A. There are always tradeoffs made between community and effectiveness of the message.  A church with only 100 members — which, is actually the average size of an American church, and has been for decades — can provide many services and has a sense of community that is frankly lost among larger churches like ours.  Mega churches are capable of having a bigger impact on the community and world at large, and I believe that there are many “pros” to this type of model.  One of the things I learned about in seminary, however, is that a church that is determined to reach “mega” status must be willing to make sacrifices, especially when it comes to pastoral role in the worshipping community.  It is not a coincidence that our church has no pastor of visitation (something that has frankly never pleased me): the leadership has the expectation that the body itself will do visitation.  The pastoral role is reserved for casting vision, leading outreach, and running the “business” side of a church.  That is THE only way for a church to reach mega status — if its leadership is consumed with caring for the congregation, it simply will not happen.  I will leave it to you to decide what type of community you value.

As to what Paul is talking about, he is basically saying that God does not play favorites, and that He calls many people with many gifts to be His hands and feet in the world.  So it has nothing to do with how people view the “popularity contest,” and everything to do with how the Spirit guides and provides gifts for His workers in the Church.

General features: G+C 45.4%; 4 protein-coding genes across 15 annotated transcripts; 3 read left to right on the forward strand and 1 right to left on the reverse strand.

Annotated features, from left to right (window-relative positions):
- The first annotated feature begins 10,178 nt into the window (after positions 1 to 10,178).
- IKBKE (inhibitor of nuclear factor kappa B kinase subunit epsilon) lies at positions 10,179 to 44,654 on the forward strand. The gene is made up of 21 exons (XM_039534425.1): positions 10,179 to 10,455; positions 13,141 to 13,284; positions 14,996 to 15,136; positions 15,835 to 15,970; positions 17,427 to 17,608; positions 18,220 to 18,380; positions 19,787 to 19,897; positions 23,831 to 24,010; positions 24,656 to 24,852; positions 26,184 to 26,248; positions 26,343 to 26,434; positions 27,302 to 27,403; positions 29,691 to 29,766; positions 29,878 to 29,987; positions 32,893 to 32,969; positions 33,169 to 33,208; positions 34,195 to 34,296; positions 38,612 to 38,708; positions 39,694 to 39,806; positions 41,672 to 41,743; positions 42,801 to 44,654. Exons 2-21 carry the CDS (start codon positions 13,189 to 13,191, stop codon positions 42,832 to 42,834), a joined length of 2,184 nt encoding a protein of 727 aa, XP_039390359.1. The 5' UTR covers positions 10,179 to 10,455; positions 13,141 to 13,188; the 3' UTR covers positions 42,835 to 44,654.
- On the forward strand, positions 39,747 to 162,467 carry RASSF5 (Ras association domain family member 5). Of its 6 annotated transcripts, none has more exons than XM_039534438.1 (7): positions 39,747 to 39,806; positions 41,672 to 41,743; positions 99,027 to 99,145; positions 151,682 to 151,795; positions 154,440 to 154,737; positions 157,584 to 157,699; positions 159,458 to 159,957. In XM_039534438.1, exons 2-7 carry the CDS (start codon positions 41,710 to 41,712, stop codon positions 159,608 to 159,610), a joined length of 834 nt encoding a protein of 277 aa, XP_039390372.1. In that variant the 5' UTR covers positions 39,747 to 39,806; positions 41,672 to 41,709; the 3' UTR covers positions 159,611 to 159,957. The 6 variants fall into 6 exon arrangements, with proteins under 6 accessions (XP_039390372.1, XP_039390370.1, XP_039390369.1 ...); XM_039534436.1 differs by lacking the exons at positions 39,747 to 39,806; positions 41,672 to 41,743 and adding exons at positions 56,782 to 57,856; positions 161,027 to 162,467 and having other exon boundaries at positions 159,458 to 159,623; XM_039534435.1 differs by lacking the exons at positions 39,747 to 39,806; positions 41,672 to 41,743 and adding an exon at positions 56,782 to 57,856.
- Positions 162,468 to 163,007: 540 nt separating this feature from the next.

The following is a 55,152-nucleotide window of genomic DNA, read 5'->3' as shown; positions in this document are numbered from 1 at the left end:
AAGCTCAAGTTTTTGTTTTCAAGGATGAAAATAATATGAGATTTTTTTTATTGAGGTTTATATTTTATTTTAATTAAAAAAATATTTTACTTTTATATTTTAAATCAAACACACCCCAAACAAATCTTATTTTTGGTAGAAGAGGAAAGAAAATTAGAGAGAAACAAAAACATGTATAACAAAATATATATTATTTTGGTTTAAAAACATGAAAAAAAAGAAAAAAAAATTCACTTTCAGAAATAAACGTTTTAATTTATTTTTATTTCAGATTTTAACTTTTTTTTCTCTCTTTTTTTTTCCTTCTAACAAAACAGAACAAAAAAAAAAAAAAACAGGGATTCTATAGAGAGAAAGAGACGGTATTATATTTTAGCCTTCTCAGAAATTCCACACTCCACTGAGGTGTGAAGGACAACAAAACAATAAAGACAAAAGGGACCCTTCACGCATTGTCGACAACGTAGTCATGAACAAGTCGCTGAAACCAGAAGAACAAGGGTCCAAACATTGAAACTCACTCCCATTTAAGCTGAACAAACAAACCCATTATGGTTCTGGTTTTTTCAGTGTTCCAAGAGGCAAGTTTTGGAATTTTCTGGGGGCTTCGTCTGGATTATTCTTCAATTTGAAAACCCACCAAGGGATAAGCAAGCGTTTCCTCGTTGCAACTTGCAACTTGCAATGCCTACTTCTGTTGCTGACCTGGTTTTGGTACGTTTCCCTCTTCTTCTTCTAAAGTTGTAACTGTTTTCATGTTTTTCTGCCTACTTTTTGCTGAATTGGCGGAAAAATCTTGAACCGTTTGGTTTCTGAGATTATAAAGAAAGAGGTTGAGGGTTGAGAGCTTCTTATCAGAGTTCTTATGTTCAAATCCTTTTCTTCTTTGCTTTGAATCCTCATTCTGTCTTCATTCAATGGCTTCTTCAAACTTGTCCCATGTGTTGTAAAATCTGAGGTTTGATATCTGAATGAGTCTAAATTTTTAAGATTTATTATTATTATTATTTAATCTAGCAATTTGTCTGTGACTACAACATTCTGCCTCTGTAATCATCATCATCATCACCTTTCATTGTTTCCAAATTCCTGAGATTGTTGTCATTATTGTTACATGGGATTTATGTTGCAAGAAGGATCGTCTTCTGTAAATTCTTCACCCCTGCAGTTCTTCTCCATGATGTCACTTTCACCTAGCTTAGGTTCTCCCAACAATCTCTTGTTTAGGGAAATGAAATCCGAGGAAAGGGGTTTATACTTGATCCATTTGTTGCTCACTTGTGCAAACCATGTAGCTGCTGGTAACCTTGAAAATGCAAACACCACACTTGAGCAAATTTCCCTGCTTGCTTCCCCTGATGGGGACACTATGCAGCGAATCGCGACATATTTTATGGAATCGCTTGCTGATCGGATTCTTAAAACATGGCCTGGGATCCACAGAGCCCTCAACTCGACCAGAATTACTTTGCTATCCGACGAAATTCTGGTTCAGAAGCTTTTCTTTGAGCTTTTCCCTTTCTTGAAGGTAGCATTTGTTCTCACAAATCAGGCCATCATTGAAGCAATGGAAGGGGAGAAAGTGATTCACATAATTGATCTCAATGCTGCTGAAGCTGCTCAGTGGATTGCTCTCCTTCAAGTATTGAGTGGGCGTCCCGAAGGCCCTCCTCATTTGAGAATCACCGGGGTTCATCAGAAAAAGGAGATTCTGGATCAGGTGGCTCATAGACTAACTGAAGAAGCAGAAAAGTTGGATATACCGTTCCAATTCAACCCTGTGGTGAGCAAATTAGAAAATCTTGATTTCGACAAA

Q. (Galatians 2:11-21): So, remember when I said that I wondered if the disciples could keep on the right path, given they have the Great Commission amongst all of the dissent in the world?  At first, I was going to say, “ha ha, told you so.”  But, that doesn’t give me a good feeling.  That’s not very Christian.  I am not surprised that one of them has tripped up.  But, I think what is more important to point out is that Paul was there to point it out and hopefully (we’ll have to wait and see) set Peter straight.  A lot of churches push accountability partners among their leaders and even among all Christian men.  Women could use it to keep those rambling pessimistic mindsets at bay.

A. No doubt that the early Church had its problems, but as Paul mentions, these men and women of God spoke up to address many of these issues.  Paul will have much more to say about the various problems of the early community in his various letters.

Q. (Galatians 3:15-23): This is confusing to ponder, but makes sense after you untangle it in your head.  Pretty amazing!

A. Paul will use this type of rhetorical style throughout his letters, so I would recommend getting used to it.  His letter to the Romans is full of discourses like this that run for several chapters.  But I agree, his point is pretty clear (and amazing) as long as you read the passage a few times.

Day 316 (Nov. 12) Angel aids Paul in escaping from prison, God strikes dead Herod Agrippa for taking glory, Barnabas and Paul preach together in Cyprus and Paphos, Paul accuses governor’s sorcerer, governor became believer, Paul preaches at Antioch of Pisidia’s synagogue, Paul intrigues Gentiles, Paul and Barnabas ran from Antioch of Pisidia to Iconium where they were run from town also, Paul heals crippled man in Lystra, Paul stoned but didn’t die

Only 49 days to the end!